Reconstructing rural America and dealing with climate change are both part of this process. Two elements are essential: agriculture based in principles of ecology, and economic policies that end overproduction of cheap food and reestablish fair prices for farmers.

Climate Solutions on the Farm

Agriculture generates about 9% of U.S. greenhouse gas emissions from sources that include synthetic fertilizers and intensive livestock operations. These emissions can be significantly curbed through adopting methods of agroecology, a science that applies principles of ecology to designing sustainable food systems. Agroecological practices include replacing fossil fuel–based inputs like fertilizer with a range of diverse plants, animals, fungi, insects, and soil organisms. By mimicking ecological interactions, biodiversity produces both food and renewable ecosystem services, such as soil nutrient cycling and carbon sequestration.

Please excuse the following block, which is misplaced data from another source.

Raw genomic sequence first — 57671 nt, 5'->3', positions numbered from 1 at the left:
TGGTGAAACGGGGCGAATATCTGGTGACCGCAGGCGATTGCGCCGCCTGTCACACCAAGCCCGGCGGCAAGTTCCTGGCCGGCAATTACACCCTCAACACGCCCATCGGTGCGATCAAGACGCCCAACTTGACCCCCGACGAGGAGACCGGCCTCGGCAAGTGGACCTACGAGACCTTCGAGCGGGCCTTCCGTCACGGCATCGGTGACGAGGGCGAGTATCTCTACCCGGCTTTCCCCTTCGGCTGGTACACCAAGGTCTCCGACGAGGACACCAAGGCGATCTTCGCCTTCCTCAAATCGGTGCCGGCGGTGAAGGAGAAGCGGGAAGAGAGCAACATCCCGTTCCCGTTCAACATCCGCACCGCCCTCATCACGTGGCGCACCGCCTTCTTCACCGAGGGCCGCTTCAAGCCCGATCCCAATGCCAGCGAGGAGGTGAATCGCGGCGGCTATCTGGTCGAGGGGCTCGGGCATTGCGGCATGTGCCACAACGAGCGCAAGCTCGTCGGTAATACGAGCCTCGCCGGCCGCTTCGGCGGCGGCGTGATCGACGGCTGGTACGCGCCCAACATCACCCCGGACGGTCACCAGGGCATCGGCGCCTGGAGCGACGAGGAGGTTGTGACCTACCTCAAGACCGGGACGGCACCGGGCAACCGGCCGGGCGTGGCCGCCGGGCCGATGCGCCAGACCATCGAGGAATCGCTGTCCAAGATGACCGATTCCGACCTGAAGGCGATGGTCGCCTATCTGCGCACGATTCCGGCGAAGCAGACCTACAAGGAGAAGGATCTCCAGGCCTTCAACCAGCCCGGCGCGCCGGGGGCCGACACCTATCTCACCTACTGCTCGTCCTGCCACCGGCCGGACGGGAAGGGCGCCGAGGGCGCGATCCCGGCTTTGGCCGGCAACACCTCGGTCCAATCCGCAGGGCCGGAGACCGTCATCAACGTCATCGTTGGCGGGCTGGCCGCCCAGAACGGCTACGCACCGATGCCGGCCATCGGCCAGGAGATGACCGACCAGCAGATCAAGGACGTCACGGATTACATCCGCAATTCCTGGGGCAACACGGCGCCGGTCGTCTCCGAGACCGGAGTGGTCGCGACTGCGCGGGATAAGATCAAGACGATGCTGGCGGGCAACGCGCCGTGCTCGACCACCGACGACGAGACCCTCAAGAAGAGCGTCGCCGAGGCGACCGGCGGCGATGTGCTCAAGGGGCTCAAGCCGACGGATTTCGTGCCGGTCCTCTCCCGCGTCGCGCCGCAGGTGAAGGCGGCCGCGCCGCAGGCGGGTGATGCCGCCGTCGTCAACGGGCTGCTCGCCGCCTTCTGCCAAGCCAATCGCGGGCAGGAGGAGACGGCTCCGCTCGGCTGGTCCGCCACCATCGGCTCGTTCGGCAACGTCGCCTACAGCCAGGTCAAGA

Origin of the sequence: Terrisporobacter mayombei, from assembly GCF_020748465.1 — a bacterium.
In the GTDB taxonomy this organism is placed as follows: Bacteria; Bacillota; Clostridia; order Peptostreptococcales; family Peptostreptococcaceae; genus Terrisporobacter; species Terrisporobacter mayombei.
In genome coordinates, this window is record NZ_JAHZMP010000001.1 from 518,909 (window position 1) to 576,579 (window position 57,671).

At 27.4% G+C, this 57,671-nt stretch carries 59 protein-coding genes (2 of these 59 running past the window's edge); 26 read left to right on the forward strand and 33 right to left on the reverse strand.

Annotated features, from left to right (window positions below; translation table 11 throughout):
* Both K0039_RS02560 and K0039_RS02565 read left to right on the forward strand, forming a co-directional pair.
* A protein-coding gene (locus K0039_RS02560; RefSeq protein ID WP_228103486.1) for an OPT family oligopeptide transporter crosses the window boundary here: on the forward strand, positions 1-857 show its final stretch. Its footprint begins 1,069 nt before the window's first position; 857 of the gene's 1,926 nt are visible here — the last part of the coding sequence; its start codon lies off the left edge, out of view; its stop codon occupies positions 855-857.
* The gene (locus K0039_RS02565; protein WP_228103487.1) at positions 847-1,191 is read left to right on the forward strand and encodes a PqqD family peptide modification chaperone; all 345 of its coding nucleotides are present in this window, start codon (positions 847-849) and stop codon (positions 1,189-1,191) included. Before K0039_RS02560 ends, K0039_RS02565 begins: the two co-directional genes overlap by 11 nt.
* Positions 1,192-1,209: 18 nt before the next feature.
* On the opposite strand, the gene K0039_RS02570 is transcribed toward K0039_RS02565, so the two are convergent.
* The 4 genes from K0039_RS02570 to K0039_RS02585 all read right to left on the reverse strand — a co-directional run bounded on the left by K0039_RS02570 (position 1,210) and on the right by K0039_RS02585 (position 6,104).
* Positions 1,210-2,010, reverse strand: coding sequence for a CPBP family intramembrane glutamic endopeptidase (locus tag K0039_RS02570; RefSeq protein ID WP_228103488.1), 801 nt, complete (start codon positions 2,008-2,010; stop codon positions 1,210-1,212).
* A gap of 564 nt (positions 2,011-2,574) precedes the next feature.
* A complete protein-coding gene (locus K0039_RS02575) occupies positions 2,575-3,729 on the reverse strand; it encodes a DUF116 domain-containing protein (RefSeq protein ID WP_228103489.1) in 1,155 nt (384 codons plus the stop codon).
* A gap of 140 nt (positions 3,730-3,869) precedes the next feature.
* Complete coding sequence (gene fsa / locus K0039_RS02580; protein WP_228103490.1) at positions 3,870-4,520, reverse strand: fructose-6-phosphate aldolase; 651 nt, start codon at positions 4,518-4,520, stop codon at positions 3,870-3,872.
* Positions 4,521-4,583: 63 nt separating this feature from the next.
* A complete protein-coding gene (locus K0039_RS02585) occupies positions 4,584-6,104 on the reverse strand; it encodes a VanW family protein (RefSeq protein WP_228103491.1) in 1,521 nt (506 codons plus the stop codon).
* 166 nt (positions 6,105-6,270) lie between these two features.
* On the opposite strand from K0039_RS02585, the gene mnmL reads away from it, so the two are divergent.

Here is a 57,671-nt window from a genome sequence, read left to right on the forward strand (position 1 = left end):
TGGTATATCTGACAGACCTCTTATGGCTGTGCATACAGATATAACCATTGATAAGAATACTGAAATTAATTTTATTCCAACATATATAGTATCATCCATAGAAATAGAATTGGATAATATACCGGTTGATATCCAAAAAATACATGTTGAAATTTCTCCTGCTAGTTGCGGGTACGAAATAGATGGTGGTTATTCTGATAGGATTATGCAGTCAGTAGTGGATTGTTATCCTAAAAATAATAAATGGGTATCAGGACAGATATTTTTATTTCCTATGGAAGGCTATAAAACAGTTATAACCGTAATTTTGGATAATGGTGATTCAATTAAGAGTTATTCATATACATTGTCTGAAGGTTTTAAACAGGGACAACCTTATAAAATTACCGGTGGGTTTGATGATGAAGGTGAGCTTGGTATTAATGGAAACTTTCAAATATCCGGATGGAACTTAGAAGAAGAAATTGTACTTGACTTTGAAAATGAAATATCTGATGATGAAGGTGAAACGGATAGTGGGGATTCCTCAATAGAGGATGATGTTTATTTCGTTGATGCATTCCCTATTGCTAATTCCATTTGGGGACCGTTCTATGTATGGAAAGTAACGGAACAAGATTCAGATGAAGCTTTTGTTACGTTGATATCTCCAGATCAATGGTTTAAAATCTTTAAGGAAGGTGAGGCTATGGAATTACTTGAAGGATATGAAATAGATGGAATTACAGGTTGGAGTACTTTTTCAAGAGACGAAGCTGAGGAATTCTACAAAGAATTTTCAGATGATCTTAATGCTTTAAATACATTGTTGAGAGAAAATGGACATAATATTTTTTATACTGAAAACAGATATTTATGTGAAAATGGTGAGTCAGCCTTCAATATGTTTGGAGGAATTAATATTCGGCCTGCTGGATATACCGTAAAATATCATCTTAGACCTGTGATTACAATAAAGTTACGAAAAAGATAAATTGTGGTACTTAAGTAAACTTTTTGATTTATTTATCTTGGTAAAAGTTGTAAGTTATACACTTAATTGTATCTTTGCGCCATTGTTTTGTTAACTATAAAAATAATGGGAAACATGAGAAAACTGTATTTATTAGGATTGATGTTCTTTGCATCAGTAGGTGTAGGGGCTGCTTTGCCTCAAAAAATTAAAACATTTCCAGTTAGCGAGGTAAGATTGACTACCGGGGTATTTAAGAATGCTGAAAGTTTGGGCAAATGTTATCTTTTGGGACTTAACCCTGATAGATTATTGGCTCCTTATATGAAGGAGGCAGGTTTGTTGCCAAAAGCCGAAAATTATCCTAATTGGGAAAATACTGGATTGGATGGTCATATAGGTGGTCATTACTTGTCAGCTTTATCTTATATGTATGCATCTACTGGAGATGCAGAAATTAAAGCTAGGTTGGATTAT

Cover crops are a good example. Farmers grow cover crops like legumes, rye, and alfalfa to reduce soil erosion, improve water retention, and add nitrogen to the soil, thereby curbing fertilizer use. When these crops decay, they store carbon—typically about one to 1.5 tons of carbon dioxide per 2.47 acres per year. Cover crop acreage has surged in recent years, from 10.3 million acres in 2012 to 15.4 million acres in 2017. But this is a tiny fraction of the roughly 900 million acres of farmed land in the United States.